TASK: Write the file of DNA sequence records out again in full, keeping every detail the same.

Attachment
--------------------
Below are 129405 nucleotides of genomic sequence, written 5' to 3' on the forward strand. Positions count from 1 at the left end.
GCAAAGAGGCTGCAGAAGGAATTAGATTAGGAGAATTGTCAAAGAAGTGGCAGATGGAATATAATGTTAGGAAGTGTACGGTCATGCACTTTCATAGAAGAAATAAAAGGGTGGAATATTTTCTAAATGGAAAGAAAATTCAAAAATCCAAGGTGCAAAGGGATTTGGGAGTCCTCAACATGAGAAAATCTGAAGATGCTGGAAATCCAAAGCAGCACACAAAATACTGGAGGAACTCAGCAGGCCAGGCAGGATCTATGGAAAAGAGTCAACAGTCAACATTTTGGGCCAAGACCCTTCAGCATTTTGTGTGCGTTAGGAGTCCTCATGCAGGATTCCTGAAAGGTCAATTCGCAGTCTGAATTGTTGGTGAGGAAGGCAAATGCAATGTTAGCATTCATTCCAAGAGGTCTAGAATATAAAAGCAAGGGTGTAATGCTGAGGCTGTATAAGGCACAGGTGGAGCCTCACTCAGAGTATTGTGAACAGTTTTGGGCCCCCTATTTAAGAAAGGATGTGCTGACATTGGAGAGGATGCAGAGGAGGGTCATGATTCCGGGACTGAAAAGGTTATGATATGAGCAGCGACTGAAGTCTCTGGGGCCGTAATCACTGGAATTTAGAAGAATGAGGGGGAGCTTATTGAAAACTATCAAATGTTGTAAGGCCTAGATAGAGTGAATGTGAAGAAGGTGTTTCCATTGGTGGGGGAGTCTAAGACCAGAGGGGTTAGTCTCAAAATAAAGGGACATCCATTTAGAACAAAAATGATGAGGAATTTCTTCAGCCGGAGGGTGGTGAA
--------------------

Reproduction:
Below are 129405 nucleotides of genomic sequence, written 5' to 3' on the forward strand. Positions count from 1 at the left end.
GCAAAGAGGCTGCAGAAGGAATTAGATTAGGAGAATTGTCAAAGAAGTGGCAGATGGAATATAATGTTAGGAAGTGTACGGTCATGCACTTTCATAGAAGAAATAAAAGGGTGGAATATTTTCTAAATGGAAAGAAAATTCAAAAATCCAAGGTGCAAAGGGATTTGGGAGTCCTCAACATGAGAAAATCTGAAGATGCTGGAAATCCAAAGCAGCACACAAAATACTGGAGGAACTCAGCAGGCCAGGCAGGATCTATGGAAAAGAGTCAACAGTCAACATTTTGGGCCAAGACCCTTCAGCATTTTGTGTGCGTTAGGAGTCCTCATGCAGGATTCCTGAAAGGTCAATTCGCAGTCTGAATTGTTGGTGAGGAAGGCAAATGCAATGTTAGCATTCATTCCAAGAGGTCTAGAATATAAAAGCAAGGGTGTAATGCTGAGGCTGTATAAGGCACAGGTGGAGCCTCACTCAGAGTATTGTGAACAGTTTTGGGCCCCCTATTTAAGAAAGGATGTGCTGACATTGGAGAGGATGCAGAGGAGGGTCATGATTCCGGGACTGAAAAGGTTATGATATGAGCAGCGACTGAAGTCTCTGGGGCCGTAATCACTGGAATTTAGAAGAATGAGGGGGAGCTTATTGAAAACTATCAAATGTTGTAAGGCCTAGATAGAGTGAATGTGAAGAAGGTGTTTCCATTGGTGGGGGAGTCTAAGACCAGAGGGGTTAGTCTCAAAATAAAGGGACATCCATTTAGAACAAAAATGATGAGGAATTTCTTCAGCCGGAGGGTGGTGAA